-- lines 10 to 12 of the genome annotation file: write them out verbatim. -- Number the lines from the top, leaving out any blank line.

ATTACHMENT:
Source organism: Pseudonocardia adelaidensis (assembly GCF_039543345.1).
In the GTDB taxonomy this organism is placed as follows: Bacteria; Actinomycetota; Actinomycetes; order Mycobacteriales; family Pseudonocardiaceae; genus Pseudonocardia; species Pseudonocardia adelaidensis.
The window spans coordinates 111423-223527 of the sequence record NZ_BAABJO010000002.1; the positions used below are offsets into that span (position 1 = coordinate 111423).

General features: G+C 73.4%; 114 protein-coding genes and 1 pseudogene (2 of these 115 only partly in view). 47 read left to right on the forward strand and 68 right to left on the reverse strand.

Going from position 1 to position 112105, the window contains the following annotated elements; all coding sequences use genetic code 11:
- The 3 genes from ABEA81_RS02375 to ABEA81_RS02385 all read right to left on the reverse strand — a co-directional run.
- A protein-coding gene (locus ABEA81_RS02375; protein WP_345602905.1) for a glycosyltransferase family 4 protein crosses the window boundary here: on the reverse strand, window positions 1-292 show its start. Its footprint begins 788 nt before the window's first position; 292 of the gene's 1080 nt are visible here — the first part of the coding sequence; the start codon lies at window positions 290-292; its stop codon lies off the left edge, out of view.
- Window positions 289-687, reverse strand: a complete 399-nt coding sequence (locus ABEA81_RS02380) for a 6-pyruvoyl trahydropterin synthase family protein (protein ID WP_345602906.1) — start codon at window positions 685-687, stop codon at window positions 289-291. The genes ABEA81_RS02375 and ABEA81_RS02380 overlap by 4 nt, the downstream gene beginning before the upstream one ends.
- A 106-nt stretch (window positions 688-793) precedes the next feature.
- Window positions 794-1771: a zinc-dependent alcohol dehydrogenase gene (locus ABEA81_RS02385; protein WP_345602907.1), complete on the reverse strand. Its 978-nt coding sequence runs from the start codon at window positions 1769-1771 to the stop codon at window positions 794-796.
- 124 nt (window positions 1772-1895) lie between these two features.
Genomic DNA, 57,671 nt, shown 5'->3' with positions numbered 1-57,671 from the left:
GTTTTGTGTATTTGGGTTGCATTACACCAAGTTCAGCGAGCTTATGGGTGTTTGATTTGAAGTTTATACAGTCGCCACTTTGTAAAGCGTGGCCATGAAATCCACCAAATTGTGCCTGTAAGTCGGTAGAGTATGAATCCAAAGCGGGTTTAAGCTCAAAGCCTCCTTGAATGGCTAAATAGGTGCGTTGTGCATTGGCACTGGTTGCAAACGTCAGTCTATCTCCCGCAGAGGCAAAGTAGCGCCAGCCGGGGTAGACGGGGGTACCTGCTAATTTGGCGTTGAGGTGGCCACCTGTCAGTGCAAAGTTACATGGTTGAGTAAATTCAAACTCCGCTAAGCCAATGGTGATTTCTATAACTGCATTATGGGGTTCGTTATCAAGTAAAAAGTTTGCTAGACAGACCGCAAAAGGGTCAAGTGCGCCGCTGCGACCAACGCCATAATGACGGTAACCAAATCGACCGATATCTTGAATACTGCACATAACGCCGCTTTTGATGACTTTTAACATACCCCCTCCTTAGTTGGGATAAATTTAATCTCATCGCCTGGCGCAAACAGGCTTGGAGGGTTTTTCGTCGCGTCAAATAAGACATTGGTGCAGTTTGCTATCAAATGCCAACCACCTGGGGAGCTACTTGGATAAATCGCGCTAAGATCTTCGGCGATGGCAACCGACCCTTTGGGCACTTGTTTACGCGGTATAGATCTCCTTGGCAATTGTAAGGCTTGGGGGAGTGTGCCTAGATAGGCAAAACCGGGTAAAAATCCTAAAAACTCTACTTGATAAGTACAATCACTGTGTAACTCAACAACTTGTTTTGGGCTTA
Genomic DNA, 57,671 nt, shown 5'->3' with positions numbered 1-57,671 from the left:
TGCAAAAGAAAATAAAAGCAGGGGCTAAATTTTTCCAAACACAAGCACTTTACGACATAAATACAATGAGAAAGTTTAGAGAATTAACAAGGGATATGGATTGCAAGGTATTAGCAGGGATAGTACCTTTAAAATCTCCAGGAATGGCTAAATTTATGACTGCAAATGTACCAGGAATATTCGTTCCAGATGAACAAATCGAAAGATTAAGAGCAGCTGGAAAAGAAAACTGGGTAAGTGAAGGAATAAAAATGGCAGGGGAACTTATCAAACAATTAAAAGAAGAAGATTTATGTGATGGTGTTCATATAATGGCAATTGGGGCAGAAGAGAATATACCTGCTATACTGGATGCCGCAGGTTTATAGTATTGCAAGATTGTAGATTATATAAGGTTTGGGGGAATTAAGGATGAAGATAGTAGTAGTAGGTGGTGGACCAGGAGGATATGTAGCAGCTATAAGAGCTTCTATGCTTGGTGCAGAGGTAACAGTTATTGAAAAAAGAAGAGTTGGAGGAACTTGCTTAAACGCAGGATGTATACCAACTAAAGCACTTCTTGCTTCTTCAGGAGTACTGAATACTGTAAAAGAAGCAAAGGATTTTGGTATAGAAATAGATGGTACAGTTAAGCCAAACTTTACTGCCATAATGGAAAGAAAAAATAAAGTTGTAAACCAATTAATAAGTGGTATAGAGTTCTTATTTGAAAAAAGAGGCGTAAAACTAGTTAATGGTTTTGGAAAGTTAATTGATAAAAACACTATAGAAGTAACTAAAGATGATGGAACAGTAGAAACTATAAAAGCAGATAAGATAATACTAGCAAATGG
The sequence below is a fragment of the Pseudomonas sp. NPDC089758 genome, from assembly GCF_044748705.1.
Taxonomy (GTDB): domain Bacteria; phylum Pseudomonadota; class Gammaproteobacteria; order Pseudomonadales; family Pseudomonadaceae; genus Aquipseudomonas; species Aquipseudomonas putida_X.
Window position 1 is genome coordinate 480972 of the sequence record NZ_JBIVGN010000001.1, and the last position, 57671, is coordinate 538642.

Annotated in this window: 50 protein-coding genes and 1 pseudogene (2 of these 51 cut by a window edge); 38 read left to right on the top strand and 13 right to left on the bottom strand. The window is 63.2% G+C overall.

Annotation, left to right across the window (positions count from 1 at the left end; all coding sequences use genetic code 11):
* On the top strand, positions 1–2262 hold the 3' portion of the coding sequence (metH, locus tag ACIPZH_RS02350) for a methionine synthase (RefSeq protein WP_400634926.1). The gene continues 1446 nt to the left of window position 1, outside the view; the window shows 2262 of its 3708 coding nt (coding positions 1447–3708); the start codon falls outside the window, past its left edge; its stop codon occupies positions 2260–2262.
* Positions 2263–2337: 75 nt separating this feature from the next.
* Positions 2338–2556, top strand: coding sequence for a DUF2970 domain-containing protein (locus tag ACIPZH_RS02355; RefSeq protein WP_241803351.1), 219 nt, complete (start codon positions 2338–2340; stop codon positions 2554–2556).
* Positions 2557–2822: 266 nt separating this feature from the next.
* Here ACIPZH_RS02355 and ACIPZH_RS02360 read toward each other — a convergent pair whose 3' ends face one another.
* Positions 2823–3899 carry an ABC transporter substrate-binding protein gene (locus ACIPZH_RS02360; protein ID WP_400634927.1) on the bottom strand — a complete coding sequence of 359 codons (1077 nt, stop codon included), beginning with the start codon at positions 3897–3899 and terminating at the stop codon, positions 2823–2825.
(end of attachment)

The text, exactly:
- Window positions 794-1771: a zinc-dependent alcohol dehydrogenase gene (locus ABEA81_RS02385; protein WP_345602907.1), complete on the reverse strand. Its 978-nt coding sequence runs from the start codon at window positions 1769-1771 to the stop codon at window positions 794-796.
- 124 nt (window positions 1772-1895) lie between these two features.
Genomic DNA, 57,671 nt, shown 5'->3' with positions numbered 1-57,671 from the left: